War of the Rebellion: Serial 040 Page 0151 Chapter XXXVII. CORRESPONDENCE, ETC.-UNION.

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CAMP NEAR FALMOUTH, VA.,

March 21, 1863.

Colonel R. INGALLS,

Chief Quartermaster:

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The accompanying statement gives the number of men for duty in each corps, according to the report of the 10th instant.

Very respectfully, &c.,

S. WILLIAMS,

Assistant Adjutant-General.

First Corps

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15,510

Second Corps

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15,337

Third Corps

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17,438

Fifth Corps

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15,467

Sixth Corps

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22,076

Eleventh Corps

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12,880

Twelfth Corps

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11,933

Cavalry

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11,937

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Total

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122,578

Total, without cavalry, 110,641.

SPECIAL ORDERS,

HEADQUARTERS ARMY OF THE POTOMAC,

Numbers 79.

March 21, 1863.

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VIII. The batteries of horse artillery will reduce the number of ammunition chests on the caisson body to one, which will be arranged so as to sit over the axle, as in the Sixth New York Battery (Martin's). The remaining chests will be kept full. But one spare wheel to the section will be taken by each field battery of the army; the remainder will be turned into the ordnance department.

To reduce the weight, only six fellows, twelve spokes, one jack-screw, and one splinter-bar will be carried in the battery wagon. The excess of these articles will be turned into the ordnance department; no other stores than those authorized in the table of contents will be carried in the battery wagons and forges, except spare fuses and primers, well boxed and secured.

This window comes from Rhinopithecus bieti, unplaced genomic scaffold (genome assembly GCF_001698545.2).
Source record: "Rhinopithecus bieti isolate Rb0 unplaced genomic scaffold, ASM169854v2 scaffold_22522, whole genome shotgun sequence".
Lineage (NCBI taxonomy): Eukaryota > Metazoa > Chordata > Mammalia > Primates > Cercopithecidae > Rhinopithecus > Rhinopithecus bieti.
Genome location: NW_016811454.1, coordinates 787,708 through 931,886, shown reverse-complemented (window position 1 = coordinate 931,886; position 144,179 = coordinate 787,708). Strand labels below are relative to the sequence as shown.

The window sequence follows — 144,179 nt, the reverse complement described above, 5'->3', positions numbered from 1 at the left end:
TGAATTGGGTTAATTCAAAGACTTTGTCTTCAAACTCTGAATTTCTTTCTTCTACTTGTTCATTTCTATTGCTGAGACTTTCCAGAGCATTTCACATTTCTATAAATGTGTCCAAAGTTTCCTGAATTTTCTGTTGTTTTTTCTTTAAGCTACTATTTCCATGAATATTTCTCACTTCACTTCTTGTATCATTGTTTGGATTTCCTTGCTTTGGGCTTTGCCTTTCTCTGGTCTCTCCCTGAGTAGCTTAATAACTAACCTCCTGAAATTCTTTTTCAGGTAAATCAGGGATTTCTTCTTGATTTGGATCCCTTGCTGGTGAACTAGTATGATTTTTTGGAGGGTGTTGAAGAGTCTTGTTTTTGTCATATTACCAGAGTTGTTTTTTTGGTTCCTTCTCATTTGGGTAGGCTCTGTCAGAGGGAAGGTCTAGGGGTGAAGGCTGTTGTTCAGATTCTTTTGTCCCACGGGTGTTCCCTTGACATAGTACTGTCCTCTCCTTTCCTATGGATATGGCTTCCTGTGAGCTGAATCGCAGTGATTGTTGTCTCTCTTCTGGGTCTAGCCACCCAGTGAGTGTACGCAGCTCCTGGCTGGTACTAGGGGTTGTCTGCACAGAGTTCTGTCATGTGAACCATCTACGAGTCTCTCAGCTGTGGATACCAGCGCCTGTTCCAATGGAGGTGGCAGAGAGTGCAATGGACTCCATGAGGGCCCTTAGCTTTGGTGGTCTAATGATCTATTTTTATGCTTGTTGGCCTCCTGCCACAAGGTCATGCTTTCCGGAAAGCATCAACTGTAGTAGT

Repairs of gun-carriages, of wheels, &c., will, so far as possible, be made from the stores carried with the battery. When, from the extent of injuries received, in action or otherwise, it is necessary to employ more labor than the battery can supply, the commandant of artillery of the corps may collect such wheelwrights and other mechanics as are disposable from the batteries of his corps to effect it; when carriages and wheels are so broken as to be useless, the sound part will be secured, and as soon as possible the repairs effected.

When in camp, the coal-boxes will be filled with hard coal, if possible, and remain so, as they are intended to carry coal for the march. For ordinary use, other sources of supply must, when practicable, be depended on.

When the batteries go into camp with a prospect of remaining sufficiently long, the commandants of artillery will cause coal-pits to be made for current uses.

In the batteries of light 12-pounders, it is very important that the fuse be screwed down tightly, so that the horseshoe on the bottom may be supported by the shoulder of the fuse-hole. If this is not done, a premature explosion may result. The fuse-wrench, furnished with the